At the conference, Tanriverdi delivered a speech detailing the inner workings of the “Islamic Confederal State” that ASSAM aims to establish with 61 Muslim countries. In his address, Tanriverdi said that a “rapid deployment force” should be created. Judging by an article Tanriverdi penned in 2009, the purpose of this joint Islamic force is to defeat Israel, which “should be made to get engaged [in war] and the length of the war should be extended.”
“If Israel has to call all of its reserve soldiers to duty,” he explained, “there will be no one left at home or in their businesses. It cannot continue like that for a long time.”
Tanriverdi also suggested how this could be accomplished:
“The Defense Ministers of Islamic Countries should be invited to an urgent meeting, at which possibilities for ‘defense cooperation’ should be examined; Turkey, Iran, Syria, the Iraqi Resistance Organization and Palestine should be the core of this cooperation.”
Within this context, he said, a “‘rapid Deployment Force of Islam,’ which will consist of an amphibious brigade, an armored brigade and an aero-landing brigade, should be encouraged.”
He went on:
“A peace force of Islamic countries should be deployed in Gaza… International efforts should continue, and the use of military force in Islamic countries should be encouraged. A joint military operation by our ground, naval and air forces should be carried out in the international waters of the Eastern Mediterranean. Aid convoys from Turkey, accompanied by Turkish warplanes, should land at the Gaza port. The resistance movements in Gaza should be supported with anti-tank and low-altitude anti-aircraft weapons.
“An aid fund should be formed by Islamic countries; the monthly budget of the legitimate Palestinian government should be paid from this fund and every adult individual in [the Palestinian territories] should be paid a monthly salary… Egypt should be pressured to open the Rafah border crossing. Syria should be encouraged to enhance its military presence on the Israeli border.”
Tanriverdi also claimed that:
“Turkish states, throughout history, prevented 21 crusades through which the West targeted Islam. Turkey did not get involved in the invasions following World War II, the establishment of the State of Israel and the US invasion of Iraq, which we could call the 22nd, 23rd and 24th crusades. It is Turkey’s duty to rectify this. Avoiding this responsibility would be contrary to our historic mission, our commitment to the civilization to which we belong and to Turkey’s survival.”… [To read the full article, click the following LINK – Ed.]
IDLIB MAY SPLIT RUSSIA -TURKEY – IRAN ALLIANCE
RIAC, Feb. 20, 2019
The last meeting within the framework of the “Astana Triangle” revealed, yet again, significant differences between Russia and Iran on the one hand, and Turkey on the other. But unlike the September “no-deal” summit in Tehran, the discussion in Sochi was based specifically on the governing terms of a detailed Memorandum on Stabilisation of the Situation in Idlib. According to the document, Ankara was obligated to withdraw the militants and weaponry from the 20-kilometer demilitarized zone (DMZ).
However, the ceasefire-agreement did not protect the triangle alliance from “pitfalls” which existed from the very beginning of the Astana-format. The very basic premise of Turkey, notwithstanding the shared allied support for the territorial integrity of the Arab country, differs fundamentally from the one adopted by its partners, Russia and Iran. More specifically, Vladimir Putin and Hassan Rouhani call for the transfer of all the territories, including Idlib and East of the Euphrates, to Bashar Assad, while Recep Tayyip Erdogan insists on the transfer to the “Syrians themselves”, that means to the opposition – the “National Liberation Front” (NFR) and the Free Syrian Army (FSA).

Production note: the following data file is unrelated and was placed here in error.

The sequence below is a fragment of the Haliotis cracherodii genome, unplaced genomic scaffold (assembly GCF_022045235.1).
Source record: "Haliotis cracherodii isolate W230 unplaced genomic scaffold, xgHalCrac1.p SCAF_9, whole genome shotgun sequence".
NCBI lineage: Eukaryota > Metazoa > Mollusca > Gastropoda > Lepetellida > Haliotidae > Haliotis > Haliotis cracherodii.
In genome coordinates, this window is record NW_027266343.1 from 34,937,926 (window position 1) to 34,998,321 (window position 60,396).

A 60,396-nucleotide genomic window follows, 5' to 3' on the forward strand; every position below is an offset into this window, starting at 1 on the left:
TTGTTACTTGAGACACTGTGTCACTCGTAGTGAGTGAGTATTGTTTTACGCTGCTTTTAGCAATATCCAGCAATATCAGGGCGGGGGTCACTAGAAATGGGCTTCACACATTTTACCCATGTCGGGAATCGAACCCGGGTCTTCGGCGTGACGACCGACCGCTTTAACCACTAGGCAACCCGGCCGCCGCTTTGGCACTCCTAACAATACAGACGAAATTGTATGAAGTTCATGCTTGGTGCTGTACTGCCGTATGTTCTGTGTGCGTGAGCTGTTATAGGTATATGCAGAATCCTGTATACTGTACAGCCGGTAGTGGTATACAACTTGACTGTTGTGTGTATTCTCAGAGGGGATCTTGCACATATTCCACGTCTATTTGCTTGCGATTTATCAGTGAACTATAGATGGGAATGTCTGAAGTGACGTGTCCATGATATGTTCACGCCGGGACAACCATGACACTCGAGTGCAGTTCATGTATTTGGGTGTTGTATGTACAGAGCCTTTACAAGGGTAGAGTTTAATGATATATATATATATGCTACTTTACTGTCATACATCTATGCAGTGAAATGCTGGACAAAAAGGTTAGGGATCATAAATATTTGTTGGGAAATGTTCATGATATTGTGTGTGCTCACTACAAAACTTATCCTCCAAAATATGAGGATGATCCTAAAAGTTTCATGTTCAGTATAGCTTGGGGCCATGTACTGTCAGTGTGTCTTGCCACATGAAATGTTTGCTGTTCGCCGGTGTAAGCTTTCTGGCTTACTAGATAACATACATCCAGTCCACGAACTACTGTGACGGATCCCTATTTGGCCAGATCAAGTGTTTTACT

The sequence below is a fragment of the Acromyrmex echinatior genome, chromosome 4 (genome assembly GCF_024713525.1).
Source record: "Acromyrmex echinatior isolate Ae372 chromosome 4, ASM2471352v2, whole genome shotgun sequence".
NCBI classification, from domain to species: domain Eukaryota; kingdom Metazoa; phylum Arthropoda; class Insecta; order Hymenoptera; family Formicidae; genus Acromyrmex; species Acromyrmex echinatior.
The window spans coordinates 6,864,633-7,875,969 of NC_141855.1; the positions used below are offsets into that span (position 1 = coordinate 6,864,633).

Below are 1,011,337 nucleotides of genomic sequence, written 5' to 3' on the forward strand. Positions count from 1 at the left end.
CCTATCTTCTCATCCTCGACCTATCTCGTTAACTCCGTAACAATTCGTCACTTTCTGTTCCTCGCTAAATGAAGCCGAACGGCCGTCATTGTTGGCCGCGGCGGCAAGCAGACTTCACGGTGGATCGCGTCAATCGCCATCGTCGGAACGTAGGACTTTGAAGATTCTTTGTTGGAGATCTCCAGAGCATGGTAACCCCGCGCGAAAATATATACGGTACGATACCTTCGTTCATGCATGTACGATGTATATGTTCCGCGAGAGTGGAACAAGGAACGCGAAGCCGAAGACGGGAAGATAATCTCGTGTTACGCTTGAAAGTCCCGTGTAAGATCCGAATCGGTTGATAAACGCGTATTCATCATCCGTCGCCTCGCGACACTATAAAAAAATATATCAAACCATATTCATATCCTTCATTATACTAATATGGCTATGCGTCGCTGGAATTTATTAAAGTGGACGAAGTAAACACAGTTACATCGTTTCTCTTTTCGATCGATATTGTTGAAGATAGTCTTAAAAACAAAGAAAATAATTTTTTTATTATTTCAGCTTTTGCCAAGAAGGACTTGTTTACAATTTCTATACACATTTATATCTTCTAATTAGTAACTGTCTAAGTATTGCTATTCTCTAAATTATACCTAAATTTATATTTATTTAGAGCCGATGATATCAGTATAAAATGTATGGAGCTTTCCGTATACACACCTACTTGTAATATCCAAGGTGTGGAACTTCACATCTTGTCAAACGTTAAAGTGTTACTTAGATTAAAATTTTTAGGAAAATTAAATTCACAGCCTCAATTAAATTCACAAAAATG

While in Sochi, all three presidents agreed that the Idlib province should be cleared of Hayat Tahrir ash-Sham (HTS). But by which means? Erdogan is trying to do this by enticing terrorists to the camp of the SSA and other pro-Turkish groups, which also include “Huras-ad-Din”, “Ahrar ash-Sham”, etc., or through forceful pressure – with help of this loyal groups. But, so far, Ankara has not succeeded in pursuing this strategy. During the last month HTS had expanded its territories, almost destroyed “Huras-ad-Din”, and cut off the communication routes between Afrin and Idlib. Most recently, the former “Al-Nusra”, without a fight, established control overthe Idlib city of Maarrat al-Nu’man.
According to Hassan Rouhani, HTS has captured “up to 90% of the territory of the region.” In response, Turkey sent additional manpower and military equipment to its provincial observation posts. In the meantime, the Syrian Arab Army (SAA) is deploying its heavy artillery and military forces from the south.
Turkey, to put it mildly, is not delighted with what is happening at its south-western borders, realizing that it is not capable of singlehandedly freeing Idlib from the HTS. Carrying out a military operation requires huge financial costs and manpower. The probability of human casualties is considerably increasing. Criticizing the idea of allowing the SAA to enter the region, Erdogan has repeatedly stressed the importance of refraining from “bloodbath”, which will inevitably lead to the migration of a million Syrians to Eastern Anatolia, and, from there, to Europe. The worse scenario for Erdogan is if the “regime”, not recognized by Ankara, engages militarily into Idlib… [To read the full article, click the following LINK – Ed.]